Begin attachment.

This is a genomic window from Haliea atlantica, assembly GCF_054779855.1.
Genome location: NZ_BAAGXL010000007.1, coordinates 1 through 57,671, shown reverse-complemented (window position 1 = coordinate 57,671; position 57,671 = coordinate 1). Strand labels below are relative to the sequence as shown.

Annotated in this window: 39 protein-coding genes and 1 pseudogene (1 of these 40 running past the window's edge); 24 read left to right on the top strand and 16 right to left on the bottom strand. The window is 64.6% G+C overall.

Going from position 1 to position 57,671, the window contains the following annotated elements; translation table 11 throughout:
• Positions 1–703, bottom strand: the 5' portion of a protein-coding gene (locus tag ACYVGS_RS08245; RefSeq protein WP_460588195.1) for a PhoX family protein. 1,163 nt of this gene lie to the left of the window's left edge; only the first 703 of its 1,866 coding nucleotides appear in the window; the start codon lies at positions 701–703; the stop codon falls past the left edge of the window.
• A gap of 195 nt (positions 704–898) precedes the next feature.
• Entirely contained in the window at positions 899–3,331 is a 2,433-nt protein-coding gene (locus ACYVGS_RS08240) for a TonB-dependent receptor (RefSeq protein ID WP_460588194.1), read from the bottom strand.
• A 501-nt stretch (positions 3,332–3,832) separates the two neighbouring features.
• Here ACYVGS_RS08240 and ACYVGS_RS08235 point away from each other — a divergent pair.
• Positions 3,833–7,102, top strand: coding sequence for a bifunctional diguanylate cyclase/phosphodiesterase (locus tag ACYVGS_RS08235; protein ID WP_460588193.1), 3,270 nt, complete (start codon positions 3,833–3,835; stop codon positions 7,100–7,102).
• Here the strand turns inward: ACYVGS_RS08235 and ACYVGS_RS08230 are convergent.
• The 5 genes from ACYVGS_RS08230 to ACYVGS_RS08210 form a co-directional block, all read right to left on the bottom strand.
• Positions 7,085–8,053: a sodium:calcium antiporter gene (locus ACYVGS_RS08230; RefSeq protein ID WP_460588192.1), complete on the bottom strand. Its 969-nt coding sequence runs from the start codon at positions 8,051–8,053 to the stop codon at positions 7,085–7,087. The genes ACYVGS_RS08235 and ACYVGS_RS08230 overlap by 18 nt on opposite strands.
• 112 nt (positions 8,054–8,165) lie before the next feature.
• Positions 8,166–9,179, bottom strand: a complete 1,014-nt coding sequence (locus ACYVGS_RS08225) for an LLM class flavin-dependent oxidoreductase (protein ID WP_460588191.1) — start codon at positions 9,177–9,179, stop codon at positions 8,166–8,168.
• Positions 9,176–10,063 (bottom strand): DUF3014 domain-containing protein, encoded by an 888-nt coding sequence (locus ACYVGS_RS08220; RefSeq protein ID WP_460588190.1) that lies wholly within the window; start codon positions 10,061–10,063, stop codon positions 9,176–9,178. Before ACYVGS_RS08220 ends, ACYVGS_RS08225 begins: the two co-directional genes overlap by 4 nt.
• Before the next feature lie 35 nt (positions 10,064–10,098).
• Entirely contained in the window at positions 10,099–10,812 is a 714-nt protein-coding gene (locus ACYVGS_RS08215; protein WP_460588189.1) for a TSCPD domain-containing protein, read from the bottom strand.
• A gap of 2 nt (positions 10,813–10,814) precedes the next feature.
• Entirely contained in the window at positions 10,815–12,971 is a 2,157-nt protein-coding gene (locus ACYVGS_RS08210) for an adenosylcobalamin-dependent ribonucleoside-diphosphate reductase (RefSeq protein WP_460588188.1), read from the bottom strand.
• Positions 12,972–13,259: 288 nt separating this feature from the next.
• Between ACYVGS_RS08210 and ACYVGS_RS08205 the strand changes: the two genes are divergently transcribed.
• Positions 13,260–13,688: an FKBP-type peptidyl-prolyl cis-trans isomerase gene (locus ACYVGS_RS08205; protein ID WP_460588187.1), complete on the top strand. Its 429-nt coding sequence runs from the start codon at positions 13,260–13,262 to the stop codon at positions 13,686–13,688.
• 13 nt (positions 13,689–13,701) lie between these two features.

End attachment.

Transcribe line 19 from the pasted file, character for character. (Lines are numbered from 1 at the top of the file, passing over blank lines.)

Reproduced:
• A gap of 2 nt (positions 10,813–10,814) precedes the next feature.